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Coral Reef Opera

By Laurel Neme
March 25, 2011
File under: Ecosystems, Education, Endangered Species, Environmental Protection, Fish, Habitat Loss, Natural Resources, Nature

photo: Omani Clownfish. Courtesy of Steve Simpson.

If you ever wanted ideas for a new soap opera, coral reefs would be the place to go.

These colonies of tiny living animals not only provide vital ecological services, such as protecting shorelines, but are also home to some of the most diverse-and strange-creatures on the planet.

Dive a few meters below the surface and you’ll meet a cast of characters that could rival those on Melrose Place. Similar to that fictional locale, the life of coral reef fish centers around sex, or, more accurately, tactics for successful reproduction necessary for the continuation of their species-referred to as “life history strategies.” For some, these strategies go as far as changing gender. …read more of Coral Reef Opera here

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A Blooming Passion: My First Pet

By James Buckley
March 25, 2011
File under: Children, Education, Fish, Pets

(Fred The Mighty Fish)

Ever since the day I first saw a frog they have fascinated me. The glossy silhouette fluidly leaping across leaves and branches captivates me as much now as it did thirteen years ago. The summers I spent “frogging” which was my term for catching frogs.

I was so spellbound by frogs that at age four would Internet research information about them. One day I had finally gathered enough data to give an educated speech to my mom about a certain Whites leaf frog from Australia and why I should have one. After completing my fifteen-minute report, my plea was brutally shot down by the depressing no that so boldly banged away at my ear.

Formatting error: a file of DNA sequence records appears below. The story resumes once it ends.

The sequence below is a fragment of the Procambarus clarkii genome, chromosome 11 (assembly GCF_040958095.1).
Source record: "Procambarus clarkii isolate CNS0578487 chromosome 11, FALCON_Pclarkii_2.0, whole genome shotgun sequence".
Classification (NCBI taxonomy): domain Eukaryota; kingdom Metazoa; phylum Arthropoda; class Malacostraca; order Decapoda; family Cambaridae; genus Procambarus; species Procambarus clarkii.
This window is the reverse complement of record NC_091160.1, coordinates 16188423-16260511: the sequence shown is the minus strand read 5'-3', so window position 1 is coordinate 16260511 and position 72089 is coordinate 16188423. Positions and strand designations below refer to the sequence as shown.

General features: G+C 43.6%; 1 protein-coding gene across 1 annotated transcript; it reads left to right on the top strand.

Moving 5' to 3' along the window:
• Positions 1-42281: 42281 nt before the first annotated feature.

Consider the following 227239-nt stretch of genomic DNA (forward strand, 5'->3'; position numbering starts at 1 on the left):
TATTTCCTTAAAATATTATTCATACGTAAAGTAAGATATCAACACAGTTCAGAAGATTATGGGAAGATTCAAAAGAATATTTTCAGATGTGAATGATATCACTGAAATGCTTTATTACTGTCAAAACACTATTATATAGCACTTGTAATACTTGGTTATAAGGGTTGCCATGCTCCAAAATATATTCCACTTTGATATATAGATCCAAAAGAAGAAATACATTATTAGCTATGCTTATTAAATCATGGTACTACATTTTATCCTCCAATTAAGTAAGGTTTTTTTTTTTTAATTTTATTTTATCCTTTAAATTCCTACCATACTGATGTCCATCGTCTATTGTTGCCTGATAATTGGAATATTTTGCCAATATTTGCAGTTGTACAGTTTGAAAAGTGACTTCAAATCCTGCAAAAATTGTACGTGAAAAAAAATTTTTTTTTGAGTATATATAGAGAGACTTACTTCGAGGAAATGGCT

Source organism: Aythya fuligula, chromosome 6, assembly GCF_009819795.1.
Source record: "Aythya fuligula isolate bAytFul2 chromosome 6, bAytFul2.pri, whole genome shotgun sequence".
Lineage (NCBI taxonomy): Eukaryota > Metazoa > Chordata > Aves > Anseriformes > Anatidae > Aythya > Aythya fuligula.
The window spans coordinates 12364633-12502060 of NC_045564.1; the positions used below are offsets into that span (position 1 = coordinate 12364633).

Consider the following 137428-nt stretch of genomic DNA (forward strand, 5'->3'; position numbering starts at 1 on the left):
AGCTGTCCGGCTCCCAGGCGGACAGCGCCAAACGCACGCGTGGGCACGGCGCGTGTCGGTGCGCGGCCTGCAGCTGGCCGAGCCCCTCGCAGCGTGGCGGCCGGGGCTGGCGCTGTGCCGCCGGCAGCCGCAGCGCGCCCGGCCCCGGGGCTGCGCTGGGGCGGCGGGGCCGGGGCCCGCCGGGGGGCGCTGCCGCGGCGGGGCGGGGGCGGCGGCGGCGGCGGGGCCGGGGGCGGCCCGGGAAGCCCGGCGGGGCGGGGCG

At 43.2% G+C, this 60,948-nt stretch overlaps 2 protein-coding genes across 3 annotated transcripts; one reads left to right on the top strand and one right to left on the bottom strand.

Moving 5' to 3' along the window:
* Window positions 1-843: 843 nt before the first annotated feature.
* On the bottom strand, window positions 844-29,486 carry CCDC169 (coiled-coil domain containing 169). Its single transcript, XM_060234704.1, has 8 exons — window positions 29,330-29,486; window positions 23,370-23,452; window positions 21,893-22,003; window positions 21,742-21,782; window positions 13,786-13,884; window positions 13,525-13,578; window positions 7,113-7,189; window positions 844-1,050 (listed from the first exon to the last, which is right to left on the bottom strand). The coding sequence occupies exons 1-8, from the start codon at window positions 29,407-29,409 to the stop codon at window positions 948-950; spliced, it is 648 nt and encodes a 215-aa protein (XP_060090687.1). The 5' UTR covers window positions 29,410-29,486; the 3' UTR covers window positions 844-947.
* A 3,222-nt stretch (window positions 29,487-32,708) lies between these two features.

However she did partially make up for her wicked sin by offering to get me a Siamese fighting fish. I agreed to the deal and got the fish. He was a dark red and royal blue fish about the size of a rose head. …read more of A Blooming Passion: My First Pet here

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The Little Bison Calf That Could

By Beth Pratt
March 24, 2011
File under: Survival Stories, Wildlife, Yellowstone National Park


Although most of Yellowstone is blanketed in snow after the recent series of storms, visitors to the park’s north entrance have been stopping to photograph a bright splash of orange against the white landscape. The source? A fuzzy bison calf born late in the season.